​The Congressional Review Act Revisited

by Jeff Rosen — Monday, Dec. 14, 2015

This month the House of Representatives passed two resolutions under the Congressional Review Act (5 USC 801, et seq .) that disapproved of EPA’s recent rules for greenhouse gases from new and existing power plants. S.J. Resolutions 23 and 24. These two resolutions had already passed the Senate on November 17, 2015. The vote in the Senate was 52-46, and in the House was 235-188. These resolutions of disapproval will next go to the President, who has previously threatened to veto them . They are only the third and fourth times that both houses of Congress have ever sent a resolution of disapproval of agency rules to the President.

Earlier this year, Congress passed a resolution of disapproval (S.J.Res.8) of an NLRB union elections rule, with a Senate vote of 53-46 and House vote of 232-186, and the President vetoed it on March 31, 2015. That one had been only the second CRA resolution passed by both Houses of Congress, and it was the first ever vetoed by a President. The first time both the House and Senate disapproved a rule under the CRA was in March 2001(an OSHA ergonomics rule); that one was signed by the President.

Votes of disapproval even by one house of Congress have been relatively infrequent since the CRA was enacted in 1996. Until this year, my recollection is that the last time a majority of the Senate voted to disapprove a regulation was in 2005, regarding a USDA rule, but the House did not act thereafter. Until this year, it appears that the House had last voted to disapprove a rule in 2011–an FCC internet rule–but the Senate did not act on that. (Background statistics are on pp.11-12 of a 2012 report for ACUS.) And, as noted, no President had ever vetoed a Congressional resolution of disapproval of an agency rule before President Obama did so this year.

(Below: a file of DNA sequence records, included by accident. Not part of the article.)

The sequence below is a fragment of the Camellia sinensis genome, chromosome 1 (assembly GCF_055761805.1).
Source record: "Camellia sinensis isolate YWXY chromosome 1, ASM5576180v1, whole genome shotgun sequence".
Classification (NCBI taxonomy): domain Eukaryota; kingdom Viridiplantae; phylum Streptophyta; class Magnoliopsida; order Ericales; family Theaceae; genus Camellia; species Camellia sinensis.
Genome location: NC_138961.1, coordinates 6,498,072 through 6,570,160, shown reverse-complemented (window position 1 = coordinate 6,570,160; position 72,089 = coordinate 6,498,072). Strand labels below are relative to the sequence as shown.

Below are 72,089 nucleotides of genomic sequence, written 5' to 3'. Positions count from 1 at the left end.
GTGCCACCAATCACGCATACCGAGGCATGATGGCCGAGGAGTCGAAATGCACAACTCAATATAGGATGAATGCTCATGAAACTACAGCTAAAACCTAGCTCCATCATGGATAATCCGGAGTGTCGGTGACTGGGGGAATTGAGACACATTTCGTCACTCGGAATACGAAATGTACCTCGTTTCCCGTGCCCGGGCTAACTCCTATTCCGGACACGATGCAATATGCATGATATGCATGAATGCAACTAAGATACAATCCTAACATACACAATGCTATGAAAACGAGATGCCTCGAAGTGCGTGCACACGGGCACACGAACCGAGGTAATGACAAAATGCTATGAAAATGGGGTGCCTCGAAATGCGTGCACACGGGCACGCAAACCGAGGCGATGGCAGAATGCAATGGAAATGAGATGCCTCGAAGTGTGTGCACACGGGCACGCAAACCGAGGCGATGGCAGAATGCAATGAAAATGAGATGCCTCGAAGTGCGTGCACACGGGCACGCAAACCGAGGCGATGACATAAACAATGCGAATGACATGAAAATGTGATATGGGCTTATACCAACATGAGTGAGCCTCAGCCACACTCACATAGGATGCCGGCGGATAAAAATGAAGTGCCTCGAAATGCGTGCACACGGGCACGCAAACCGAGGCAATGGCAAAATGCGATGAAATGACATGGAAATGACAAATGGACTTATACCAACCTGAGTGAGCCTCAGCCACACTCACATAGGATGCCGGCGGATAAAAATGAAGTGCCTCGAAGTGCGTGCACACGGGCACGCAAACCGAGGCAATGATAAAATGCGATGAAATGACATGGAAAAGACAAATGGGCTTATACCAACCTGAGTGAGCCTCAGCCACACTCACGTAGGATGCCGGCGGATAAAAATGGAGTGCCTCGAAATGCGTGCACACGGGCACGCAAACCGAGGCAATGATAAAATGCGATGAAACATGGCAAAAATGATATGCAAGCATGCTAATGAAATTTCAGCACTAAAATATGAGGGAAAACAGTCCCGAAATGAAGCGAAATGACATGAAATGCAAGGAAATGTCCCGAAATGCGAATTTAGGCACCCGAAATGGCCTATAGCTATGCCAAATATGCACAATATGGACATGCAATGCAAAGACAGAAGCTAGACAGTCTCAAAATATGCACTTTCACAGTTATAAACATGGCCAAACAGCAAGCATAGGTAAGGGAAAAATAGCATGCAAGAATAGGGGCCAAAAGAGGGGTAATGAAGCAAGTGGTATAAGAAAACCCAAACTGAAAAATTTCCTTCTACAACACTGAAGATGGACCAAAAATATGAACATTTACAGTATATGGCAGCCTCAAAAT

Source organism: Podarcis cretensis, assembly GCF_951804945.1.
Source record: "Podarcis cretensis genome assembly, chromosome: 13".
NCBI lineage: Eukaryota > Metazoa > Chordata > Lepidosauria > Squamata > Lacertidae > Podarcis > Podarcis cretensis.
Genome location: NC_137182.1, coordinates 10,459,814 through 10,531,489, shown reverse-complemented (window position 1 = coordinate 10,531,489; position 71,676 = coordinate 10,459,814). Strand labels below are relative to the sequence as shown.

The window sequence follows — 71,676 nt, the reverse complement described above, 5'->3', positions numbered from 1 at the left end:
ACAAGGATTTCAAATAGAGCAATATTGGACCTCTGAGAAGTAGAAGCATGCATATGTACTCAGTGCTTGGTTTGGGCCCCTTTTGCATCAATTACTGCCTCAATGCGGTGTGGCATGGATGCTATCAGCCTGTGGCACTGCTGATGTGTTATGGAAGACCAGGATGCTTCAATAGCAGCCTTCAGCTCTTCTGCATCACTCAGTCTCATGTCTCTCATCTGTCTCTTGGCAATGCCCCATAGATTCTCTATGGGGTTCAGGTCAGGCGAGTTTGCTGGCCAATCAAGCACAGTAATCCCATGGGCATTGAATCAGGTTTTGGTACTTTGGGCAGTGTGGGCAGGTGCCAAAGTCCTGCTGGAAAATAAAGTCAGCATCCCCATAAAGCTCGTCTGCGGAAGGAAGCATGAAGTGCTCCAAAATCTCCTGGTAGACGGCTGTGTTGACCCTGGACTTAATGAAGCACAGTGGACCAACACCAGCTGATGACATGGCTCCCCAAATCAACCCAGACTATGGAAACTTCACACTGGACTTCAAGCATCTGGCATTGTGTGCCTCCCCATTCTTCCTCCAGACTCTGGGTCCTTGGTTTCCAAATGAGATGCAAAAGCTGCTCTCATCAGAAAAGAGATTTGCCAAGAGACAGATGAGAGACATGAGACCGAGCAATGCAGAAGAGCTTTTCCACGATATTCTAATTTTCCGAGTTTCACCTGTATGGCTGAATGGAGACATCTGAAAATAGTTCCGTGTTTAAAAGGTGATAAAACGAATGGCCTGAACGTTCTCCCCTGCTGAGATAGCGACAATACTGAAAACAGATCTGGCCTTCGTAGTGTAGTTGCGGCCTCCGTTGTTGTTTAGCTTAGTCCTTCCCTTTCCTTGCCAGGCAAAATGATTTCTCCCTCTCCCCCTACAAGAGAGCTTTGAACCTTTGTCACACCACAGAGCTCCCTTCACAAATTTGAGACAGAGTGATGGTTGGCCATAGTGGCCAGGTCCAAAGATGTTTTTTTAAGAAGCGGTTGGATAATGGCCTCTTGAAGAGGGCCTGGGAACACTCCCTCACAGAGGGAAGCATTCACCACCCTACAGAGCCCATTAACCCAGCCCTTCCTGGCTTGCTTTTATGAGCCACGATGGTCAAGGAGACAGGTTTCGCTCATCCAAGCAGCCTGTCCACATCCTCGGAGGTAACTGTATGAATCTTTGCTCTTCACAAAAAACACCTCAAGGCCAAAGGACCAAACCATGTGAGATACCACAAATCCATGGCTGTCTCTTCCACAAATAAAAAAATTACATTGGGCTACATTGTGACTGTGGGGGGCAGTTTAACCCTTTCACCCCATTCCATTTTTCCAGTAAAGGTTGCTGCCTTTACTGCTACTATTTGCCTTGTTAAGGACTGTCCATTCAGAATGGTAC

Another interesting wrinkle: As with the earlier NLRB rule, the EPA rules that are the subject of the resolutions of disapproval are also subject to pending litigation challenges under the APA. With regard to the Congressional Review Act, section 805 provides that “No determination, finding, action, or omission under this chapter shall be subject to judicial review.” And section 801(g) provides that “If the Congress does not enact a joint resolution of disapproval under section 802 respecting a rule, no court or agency may infer any intent of the Congress from any action or inaction of the Congress with regard to such rule, related statute, or joint resolution of disapproval (emphasis supplied).”) Perhaps others would like to comment on whether there are any scenarios in which CRA votes or vetoes could be relevant to APA lawsuits.

Lastly, ACUS’ Committee on Judicial Review discussed its Congressional Review Act project at its September 27, 2011 meeting and then chose not to proceed with recommendations pertaining to the Congressional Review Act. The ABA Section on Administrative Law has not directly addressed this in recent years, though it appears the Section made recommendations in 1997.

Leave a Reply

Your email address will not be published. Required fields are marked *